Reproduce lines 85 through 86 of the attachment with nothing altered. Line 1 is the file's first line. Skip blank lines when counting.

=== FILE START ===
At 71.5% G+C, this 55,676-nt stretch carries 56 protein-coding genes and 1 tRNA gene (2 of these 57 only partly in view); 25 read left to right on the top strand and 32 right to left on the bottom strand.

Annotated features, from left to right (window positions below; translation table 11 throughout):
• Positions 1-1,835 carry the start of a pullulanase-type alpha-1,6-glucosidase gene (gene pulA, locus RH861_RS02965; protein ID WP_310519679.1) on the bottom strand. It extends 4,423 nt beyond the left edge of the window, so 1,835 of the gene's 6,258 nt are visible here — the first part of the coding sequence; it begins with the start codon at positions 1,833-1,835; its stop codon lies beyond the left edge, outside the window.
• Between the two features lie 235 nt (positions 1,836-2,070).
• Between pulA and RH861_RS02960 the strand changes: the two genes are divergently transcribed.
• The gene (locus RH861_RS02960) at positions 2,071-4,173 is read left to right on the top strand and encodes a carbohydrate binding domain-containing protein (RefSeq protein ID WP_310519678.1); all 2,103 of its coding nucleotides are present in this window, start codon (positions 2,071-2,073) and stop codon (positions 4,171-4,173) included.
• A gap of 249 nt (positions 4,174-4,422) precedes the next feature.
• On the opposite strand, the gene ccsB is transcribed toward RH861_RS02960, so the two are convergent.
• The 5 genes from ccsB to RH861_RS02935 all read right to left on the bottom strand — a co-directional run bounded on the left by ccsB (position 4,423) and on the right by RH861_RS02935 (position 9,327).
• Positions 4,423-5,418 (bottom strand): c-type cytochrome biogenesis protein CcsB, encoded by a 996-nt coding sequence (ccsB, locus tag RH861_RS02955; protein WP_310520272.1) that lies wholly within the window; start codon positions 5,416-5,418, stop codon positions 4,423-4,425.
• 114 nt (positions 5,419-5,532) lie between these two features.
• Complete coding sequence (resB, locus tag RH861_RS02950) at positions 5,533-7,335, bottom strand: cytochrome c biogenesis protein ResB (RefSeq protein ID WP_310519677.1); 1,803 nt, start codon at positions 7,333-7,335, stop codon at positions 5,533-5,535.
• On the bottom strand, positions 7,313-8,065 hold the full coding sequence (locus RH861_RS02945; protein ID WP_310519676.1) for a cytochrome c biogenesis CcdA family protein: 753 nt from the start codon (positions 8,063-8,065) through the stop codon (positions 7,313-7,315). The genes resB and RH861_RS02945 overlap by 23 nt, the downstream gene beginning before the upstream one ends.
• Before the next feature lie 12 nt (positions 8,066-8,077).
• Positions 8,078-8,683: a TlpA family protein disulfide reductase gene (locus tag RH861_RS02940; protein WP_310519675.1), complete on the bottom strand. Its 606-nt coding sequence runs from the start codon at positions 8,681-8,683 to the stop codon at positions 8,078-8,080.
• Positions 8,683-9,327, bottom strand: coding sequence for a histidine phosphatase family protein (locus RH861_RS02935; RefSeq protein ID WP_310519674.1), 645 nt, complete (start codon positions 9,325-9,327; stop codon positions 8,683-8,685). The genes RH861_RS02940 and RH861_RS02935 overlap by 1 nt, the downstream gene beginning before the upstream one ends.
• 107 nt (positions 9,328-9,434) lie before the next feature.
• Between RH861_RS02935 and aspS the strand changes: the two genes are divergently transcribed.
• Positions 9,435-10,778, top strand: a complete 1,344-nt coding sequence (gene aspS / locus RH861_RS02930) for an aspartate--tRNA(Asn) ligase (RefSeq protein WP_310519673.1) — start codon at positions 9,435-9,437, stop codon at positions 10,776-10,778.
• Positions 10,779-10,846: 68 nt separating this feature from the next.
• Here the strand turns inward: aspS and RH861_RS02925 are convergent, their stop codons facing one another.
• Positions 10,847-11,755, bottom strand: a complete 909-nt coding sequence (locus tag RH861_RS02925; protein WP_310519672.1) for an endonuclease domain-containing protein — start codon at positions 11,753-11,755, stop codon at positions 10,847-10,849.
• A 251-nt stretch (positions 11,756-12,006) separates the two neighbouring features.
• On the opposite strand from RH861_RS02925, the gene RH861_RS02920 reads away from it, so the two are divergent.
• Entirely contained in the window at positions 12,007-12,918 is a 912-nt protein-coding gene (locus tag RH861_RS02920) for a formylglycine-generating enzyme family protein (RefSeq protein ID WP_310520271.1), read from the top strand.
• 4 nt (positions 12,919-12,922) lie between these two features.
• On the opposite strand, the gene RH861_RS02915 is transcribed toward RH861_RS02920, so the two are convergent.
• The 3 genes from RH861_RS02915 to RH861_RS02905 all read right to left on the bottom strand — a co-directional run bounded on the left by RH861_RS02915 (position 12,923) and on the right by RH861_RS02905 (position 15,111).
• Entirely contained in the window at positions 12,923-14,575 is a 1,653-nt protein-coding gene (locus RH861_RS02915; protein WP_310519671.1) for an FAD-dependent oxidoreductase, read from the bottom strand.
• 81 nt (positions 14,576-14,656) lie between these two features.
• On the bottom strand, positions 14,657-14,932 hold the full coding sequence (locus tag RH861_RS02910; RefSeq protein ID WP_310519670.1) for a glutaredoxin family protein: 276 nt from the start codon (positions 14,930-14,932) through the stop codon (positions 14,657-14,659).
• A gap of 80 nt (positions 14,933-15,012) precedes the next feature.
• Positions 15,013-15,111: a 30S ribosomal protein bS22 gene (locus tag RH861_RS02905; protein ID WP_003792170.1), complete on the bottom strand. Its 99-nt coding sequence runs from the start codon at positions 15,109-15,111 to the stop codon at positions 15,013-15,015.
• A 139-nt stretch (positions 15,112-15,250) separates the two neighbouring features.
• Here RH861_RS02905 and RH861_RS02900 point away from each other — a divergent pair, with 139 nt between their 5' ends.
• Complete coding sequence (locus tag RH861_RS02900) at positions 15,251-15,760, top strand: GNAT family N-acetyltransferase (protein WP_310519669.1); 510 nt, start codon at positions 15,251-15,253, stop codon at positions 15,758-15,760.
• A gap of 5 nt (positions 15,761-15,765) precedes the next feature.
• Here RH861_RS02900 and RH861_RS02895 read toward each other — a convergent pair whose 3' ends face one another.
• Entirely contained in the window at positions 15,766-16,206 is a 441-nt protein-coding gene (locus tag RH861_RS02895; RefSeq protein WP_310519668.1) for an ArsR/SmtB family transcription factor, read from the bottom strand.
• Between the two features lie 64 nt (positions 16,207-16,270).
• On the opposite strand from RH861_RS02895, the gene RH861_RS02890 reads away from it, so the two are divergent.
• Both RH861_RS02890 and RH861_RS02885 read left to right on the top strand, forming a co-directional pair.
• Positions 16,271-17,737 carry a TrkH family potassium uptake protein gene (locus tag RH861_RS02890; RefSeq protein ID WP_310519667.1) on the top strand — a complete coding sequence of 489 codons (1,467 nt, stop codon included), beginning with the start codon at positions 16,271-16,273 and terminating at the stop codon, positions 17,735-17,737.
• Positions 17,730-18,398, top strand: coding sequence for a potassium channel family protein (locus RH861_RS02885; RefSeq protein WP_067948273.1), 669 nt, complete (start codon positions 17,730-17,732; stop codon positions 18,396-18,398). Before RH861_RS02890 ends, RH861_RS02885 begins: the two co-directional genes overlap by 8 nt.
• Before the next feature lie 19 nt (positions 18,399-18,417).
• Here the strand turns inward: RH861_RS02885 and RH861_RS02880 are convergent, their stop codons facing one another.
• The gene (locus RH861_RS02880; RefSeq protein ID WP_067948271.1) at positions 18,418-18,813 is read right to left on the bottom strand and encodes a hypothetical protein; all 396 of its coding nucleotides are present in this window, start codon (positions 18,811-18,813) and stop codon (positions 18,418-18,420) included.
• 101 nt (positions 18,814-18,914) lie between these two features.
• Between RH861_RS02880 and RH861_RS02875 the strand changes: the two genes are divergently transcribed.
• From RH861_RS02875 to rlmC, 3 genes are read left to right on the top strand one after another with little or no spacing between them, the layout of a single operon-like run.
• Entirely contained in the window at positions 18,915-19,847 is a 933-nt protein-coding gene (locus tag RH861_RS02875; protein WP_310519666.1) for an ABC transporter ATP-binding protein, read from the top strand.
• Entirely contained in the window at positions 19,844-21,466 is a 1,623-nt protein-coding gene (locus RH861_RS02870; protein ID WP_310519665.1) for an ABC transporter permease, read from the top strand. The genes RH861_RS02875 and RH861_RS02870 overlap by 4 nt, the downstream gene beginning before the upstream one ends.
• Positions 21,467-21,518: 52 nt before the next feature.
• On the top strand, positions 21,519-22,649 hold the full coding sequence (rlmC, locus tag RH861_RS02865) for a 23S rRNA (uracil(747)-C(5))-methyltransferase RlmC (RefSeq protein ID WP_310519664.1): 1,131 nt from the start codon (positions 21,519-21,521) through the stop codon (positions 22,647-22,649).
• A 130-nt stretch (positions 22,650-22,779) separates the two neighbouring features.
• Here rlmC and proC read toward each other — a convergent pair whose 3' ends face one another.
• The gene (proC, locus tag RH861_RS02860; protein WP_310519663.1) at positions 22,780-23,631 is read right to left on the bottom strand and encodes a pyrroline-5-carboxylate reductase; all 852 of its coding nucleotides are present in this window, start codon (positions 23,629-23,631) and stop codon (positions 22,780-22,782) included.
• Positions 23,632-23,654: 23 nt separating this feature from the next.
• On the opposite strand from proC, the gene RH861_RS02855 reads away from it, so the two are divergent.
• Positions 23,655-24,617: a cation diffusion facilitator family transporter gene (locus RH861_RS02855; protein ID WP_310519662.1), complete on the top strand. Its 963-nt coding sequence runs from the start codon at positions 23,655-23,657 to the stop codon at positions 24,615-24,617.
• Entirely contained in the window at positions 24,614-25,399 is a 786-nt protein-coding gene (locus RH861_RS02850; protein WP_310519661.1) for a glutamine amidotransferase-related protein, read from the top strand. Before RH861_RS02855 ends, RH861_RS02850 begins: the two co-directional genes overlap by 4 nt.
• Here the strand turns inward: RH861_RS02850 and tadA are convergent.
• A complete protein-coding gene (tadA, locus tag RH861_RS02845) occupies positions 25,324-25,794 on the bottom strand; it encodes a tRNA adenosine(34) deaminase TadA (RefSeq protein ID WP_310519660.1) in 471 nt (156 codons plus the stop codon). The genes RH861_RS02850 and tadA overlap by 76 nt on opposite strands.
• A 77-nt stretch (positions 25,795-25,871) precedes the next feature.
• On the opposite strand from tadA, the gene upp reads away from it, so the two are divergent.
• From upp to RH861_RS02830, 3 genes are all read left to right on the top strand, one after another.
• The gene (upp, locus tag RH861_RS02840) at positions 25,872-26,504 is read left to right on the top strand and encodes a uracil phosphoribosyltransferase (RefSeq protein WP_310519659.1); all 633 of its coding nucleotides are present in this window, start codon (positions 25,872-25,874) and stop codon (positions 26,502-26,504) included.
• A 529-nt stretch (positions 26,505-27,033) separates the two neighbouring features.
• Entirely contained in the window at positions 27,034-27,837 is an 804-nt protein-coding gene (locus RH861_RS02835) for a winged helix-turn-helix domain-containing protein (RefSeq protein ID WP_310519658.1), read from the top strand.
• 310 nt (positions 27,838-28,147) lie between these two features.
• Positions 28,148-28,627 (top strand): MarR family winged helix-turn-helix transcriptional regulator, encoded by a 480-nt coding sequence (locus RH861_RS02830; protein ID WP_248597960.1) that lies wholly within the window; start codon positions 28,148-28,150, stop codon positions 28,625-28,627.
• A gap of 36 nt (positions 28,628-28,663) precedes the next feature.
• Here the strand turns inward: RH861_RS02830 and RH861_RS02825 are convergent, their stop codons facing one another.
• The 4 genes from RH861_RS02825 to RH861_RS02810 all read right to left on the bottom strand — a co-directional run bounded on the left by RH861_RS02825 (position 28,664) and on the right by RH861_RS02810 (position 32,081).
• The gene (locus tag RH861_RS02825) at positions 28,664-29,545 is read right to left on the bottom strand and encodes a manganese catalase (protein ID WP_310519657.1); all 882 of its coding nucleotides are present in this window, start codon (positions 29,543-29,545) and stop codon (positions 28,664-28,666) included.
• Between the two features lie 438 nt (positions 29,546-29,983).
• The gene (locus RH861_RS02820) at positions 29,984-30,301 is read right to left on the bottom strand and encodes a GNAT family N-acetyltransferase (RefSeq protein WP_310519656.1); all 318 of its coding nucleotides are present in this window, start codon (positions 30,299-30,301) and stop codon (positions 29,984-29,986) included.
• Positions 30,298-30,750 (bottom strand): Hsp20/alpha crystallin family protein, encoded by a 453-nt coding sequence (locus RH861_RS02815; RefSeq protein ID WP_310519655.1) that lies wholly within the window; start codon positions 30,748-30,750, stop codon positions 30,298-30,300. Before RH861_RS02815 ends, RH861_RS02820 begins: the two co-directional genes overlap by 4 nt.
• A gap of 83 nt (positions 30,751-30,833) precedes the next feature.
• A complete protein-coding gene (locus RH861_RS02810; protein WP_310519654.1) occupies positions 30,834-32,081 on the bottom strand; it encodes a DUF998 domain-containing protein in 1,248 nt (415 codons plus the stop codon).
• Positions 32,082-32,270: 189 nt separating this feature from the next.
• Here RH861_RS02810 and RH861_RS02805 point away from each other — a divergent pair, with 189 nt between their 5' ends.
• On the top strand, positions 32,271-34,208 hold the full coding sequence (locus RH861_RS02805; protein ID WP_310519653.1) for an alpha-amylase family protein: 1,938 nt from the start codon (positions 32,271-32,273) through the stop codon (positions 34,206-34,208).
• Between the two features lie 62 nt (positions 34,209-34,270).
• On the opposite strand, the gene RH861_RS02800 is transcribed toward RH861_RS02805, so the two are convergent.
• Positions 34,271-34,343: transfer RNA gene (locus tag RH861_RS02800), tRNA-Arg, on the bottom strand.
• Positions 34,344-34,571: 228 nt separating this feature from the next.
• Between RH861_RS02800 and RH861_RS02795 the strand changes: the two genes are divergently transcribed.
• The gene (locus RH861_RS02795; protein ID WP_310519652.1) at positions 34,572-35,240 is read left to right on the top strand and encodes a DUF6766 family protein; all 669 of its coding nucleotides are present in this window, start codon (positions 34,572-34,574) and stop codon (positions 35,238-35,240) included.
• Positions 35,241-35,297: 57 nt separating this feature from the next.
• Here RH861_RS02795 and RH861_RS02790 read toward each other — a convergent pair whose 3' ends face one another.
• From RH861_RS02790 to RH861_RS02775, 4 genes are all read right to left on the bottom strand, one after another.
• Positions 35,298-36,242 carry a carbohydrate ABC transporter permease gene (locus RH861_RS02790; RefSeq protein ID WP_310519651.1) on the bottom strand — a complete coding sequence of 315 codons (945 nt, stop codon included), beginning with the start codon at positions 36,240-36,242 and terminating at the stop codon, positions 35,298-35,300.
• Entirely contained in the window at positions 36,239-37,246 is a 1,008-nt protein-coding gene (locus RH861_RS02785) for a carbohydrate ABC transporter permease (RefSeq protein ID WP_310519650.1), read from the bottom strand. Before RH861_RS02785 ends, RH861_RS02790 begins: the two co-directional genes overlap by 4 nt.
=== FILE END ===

• On the opposite strand, the gene RH861_RS02800 is transcribed toward RH861_RS02805, so the two are convergent.
• Positions 34,271-34,343: transfer RNA gene (locus tag RH861_RS02800), tRNA-Arg, on the bottom strand.